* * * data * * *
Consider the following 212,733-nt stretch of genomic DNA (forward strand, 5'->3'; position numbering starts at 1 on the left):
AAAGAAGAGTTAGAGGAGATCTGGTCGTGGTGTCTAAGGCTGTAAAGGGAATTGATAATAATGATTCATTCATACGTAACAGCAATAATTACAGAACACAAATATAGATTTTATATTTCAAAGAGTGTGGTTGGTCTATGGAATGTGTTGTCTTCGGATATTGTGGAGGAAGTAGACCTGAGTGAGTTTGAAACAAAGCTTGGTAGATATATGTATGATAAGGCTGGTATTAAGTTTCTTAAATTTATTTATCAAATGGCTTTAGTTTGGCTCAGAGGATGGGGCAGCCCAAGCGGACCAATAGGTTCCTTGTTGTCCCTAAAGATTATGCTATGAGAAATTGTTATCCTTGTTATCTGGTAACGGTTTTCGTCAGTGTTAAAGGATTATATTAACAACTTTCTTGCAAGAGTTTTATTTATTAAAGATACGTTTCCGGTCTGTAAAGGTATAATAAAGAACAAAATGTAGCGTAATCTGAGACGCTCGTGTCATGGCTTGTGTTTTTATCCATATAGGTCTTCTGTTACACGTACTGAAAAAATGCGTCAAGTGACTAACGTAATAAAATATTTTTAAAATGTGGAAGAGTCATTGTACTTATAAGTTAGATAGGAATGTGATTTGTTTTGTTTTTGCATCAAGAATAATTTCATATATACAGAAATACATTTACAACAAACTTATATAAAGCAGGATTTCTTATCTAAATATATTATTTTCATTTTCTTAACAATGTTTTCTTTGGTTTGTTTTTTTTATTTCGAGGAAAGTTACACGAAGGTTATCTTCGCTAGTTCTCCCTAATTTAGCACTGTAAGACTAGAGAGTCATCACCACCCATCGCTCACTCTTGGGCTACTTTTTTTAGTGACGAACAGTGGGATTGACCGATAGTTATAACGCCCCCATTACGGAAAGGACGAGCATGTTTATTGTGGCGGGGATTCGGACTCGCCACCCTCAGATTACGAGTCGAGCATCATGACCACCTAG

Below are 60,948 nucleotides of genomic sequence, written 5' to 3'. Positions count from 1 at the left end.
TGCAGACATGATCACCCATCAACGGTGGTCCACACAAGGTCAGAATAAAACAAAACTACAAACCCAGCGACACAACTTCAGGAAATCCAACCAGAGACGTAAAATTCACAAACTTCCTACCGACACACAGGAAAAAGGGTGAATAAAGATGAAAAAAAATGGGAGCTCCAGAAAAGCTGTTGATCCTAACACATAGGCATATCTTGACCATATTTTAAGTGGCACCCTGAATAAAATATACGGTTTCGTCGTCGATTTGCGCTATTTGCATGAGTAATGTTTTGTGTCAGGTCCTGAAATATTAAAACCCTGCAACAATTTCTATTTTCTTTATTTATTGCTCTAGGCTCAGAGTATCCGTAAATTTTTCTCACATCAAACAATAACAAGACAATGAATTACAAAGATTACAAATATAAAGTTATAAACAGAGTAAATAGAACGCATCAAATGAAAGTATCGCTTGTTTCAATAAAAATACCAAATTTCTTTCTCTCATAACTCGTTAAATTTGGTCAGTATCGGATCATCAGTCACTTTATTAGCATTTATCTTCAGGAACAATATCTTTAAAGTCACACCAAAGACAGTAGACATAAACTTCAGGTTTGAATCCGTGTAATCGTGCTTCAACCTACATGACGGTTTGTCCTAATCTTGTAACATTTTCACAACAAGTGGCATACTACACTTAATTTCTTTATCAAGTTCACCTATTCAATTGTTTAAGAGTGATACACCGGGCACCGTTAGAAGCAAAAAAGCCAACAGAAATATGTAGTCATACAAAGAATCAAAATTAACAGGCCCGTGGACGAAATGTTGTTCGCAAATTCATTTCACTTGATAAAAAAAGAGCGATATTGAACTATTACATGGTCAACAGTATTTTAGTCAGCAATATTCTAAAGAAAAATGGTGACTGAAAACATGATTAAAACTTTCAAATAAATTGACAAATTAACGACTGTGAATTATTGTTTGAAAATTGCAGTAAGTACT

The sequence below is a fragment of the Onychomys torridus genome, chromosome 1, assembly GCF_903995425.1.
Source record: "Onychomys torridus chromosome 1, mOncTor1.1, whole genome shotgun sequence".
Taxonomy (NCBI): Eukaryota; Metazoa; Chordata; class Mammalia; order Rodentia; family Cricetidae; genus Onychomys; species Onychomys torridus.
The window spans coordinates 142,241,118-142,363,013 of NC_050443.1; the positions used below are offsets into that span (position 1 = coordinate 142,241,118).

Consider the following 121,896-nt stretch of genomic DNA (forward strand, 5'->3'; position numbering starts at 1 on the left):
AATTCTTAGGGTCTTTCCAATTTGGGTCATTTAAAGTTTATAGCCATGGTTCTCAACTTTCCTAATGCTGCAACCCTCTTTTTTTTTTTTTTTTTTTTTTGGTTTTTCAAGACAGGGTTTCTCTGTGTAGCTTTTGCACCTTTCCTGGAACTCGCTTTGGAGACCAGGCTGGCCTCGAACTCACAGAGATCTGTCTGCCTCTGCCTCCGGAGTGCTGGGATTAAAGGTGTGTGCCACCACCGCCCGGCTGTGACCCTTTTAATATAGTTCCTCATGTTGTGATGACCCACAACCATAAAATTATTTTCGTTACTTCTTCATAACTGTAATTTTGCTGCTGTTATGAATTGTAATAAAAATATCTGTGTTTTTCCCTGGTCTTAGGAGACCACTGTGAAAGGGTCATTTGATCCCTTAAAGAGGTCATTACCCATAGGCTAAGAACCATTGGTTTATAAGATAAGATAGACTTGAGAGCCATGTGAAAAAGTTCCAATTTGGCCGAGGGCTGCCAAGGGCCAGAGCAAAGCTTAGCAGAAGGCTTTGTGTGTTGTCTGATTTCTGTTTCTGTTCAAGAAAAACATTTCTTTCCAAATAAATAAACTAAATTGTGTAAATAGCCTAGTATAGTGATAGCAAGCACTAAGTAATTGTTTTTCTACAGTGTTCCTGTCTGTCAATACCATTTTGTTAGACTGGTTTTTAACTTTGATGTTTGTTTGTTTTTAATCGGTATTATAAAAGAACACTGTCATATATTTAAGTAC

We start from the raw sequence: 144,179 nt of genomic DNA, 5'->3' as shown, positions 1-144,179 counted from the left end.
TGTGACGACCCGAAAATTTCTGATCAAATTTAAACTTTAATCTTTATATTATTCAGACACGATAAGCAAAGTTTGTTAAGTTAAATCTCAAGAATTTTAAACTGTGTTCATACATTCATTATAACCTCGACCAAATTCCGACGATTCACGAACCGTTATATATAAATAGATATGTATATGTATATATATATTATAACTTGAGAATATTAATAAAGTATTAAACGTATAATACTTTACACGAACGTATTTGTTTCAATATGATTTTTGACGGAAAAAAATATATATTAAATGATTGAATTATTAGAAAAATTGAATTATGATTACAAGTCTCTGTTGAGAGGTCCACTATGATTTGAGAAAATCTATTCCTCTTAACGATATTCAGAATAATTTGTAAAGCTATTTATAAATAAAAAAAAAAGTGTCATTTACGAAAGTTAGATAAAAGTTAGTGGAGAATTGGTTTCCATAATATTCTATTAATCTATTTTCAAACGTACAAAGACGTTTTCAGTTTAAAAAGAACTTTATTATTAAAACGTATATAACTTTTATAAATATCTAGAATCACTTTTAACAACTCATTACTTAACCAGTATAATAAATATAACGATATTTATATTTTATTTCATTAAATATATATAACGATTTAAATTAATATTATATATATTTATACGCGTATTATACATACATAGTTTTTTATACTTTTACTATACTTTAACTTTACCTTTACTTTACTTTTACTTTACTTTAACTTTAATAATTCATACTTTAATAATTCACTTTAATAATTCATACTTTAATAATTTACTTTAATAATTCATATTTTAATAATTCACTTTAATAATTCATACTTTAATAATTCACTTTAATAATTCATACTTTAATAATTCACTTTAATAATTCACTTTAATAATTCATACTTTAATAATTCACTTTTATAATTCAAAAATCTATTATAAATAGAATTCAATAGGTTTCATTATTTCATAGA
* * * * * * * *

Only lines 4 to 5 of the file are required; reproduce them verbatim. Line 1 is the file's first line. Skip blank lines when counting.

TGCAGACATGATCACCCATCAACGGTGGTCCACACAAGGTCAGAATAAAACAAAACTACAAACCCAGCGACACAACTTCAGGAAATCCAACCAGAGACGTAAAATTCACAAACTTCCTACCGACACACAGGAAAAAGGGTGAATAAAGATGAAAAAAAATGGGAGCTCCAGAAAAGCTGTTGATCCTAACACATAGGCATATCTTGACCATATTTTAAGTGGCACCCTGAATAAAATATACGGTTTCGTCGTCGATTTGCGCTATTTGCATGAGTAATGTTTTGTGTCAGGTCCTGAAATATTAAAACCCTGCAACAATTTCTATTTTCTTTATTTATTGCTCTAGGCTCAGAGTATCCGTAAATTTTTCTCACATCAAACAATAACAAGACAATGAATTACAAAGATTACAAATATAAAGTTATAAACAGAGTAAATAGAACGCATCAAATGAAAGTATCGCTTGTTTCAATAAAAATACCAAATTTCTTTCTCTCATAACTCGTTAAATTTGGTCAGTATCGGATCATCAGTCACTTTATTAGCATTTATCTTCAGGAACAATATCTTTAAAGTCACACCAAAGACAGTAGACATAAACTTCAGGTTTGAATCCGTGTAATCGTGCTTCAACCTACATGACGGTTTGTCCTAATCTTGTAACATTTTCACAACAAGTGGCATACTACACTTAATTTCTTTATCAAGTTCACCTATTCAATTGTTTAAGAGTGATACACCGGGCACCGTTAGAAGCAAAAAAGCCAACAGAAATATGTAGTCATACAAAGAATCAAAATTAACAGGCCCGTGGACGAAATGTTGTTCGCAAATTCATTTCACTTGATAAAAAAAGAGCGATATTGAACTATTACATGGTCAACAGTATTTTAGTCAGCAATATTCTAAAGAAAAATGGTGACTGAAAACATGATTAAAACTTTCAAATAAATTGACAAATTAACGACTGTGAATTATTGTTTGAAAATTGCAGTAAGTACT

The sequence below is a fragment of the Onychomys torridus genome, chromosome 1, assembly GCF_903995425.1.